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Nearly 50,000 dams to lose ‘quarter of storage’ capacity by 2050

Nearly 50,000 large dams
worldwide could lose more than a quarter of their storage
capacity by 2050 as a result of sedimentation build-ups, eroding
global water and energy security, according to United Nations

Dam capacity is expected to drop from 6 trillion cubic metres (cu m) to 4.655 trillion cu m by 2050, and action must be taken to address the problem and protect vital storage infrastructure, the UN University’s Institute for Water, Environment and Health said on Wednesday.

Silt accumulates in reservoirs as a result of the disruption
of natural water flows.

It can cause damage to hydroelectric
turbines and cut power generation.

Impeding sediment flows along a river can also make upstream
regions more prone to flooding and erode downstream habitats.

The UN study looked at data from 50,000 dams in
150 countries and said 16 percent of original capacity had already been

The study estimated that if build-up rates continue at the same pace, that will increase to about 26 percent by mid-century. 

It said the United States is facing losses of 34 percent by 2050,
with Brazil estimated to lose 23 percent, India 26 percent and China 20 percent.

Vladimir Smakhtin, director of the UN University’s Institute
for Water, Environment and Health and one of the study’s
authors, said dam building worldwide had already declined
significantly, with around 50 a year now being built, compared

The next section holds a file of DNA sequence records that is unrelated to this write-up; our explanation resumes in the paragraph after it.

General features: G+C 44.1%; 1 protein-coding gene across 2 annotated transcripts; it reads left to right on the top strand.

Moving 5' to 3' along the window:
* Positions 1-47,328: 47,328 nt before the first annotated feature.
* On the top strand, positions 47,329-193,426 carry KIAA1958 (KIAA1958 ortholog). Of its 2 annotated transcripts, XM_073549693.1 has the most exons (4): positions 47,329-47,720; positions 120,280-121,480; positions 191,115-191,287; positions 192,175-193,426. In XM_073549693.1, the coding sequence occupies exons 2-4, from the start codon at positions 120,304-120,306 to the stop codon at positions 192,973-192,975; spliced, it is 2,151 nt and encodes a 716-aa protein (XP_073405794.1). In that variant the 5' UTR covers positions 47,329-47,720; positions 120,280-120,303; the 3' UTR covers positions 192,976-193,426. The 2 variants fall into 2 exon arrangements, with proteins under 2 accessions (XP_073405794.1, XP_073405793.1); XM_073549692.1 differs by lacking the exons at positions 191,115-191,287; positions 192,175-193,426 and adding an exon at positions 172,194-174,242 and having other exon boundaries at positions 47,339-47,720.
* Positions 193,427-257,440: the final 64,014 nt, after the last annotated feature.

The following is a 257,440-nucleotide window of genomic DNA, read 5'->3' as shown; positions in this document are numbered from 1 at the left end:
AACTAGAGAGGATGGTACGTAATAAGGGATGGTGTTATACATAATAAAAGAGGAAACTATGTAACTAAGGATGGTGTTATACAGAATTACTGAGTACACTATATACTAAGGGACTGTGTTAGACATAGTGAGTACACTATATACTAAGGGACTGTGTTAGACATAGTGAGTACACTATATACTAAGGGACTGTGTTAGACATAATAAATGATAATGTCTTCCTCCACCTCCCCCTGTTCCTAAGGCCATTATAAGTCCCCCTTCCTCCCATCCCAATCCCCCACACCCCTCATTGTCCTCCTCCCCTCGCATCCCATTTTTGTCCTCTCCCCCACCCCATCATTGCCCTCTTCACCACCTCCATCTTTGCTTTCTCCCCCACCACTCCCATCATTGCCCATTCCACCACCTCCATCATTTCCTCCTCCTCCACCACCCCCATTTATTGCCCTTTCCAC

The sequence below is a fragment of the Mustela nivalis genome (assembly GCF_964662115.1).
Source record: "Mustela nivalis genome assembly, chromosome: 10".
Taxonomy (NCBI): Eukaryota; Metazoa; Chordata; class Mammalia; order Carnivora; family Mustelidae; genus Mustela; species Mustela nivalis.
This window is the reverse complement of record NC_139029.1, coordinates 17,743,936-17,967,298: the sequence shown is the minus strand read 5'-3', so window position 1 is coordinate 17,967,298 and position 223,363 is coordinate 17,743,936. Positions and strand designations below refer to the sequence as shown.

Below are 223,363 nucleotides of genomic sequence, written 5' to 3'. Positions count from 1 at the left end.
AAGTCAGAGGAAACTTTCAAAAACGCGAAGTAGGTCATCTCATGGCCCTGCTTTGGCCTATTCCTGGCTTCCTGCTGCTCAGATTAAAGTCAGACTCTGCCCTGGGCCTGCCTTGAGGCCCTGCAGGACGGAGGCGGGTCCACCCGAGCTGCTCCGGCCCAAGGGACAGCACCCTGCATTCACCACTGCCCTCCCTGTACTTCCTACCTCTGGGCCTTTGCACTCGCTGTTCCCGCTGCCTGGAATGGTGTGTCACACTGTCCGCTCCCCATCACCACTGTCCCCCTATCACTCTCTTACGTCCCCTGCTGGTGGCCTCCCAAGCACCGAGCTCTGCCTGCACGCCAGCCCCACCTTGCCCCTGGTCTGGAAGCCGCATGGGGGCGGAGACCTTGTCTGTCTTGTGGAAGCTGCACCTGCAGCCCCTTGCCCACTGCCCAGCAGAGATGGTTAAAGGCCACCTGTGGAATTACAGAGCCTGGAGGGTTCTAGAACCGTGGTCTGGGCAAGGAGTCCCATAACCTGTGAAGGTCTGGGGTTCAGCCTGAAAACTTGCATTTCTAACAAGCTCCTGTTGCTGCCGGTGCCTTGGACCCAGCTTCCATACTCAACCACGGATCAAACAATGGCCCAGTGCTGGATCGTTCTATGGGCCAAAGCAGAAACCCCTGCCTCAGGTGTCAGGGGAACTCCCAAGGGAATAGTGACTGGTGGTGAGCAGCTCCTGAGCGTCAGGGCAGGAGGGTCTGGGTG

to 1,000 in the middle of the last century.

“I would argue that the question we should now be asking is
what are the alternatives to dams — including in generating
power — considering that they are being phased out,” he said.

READ MORE: US okays largest dam removal in history to save endangered salmon

Role of global heating 

Most of the world’s 60,000 big dams — constructed between 1930 and 1970 — were designed to last 50 to 100 years.

Large dams and reservoirs are defined as higher than 15 metres (49 feet), or at least five metres high while holding back no less than three million cubic metres of water.

Global heating compounds the risk in ways that have yet to be fully measured.

“Climate change extremes like floods and droughts will increase, and higher intensity showers are more erosive,” Smakhtin said. 

This not only increases the risk of reservoirs overflowing but also accelerates the build-up of sediment, which affects dam safety, reduces water storage capacity and lowers energy production in hydroelectric dams.

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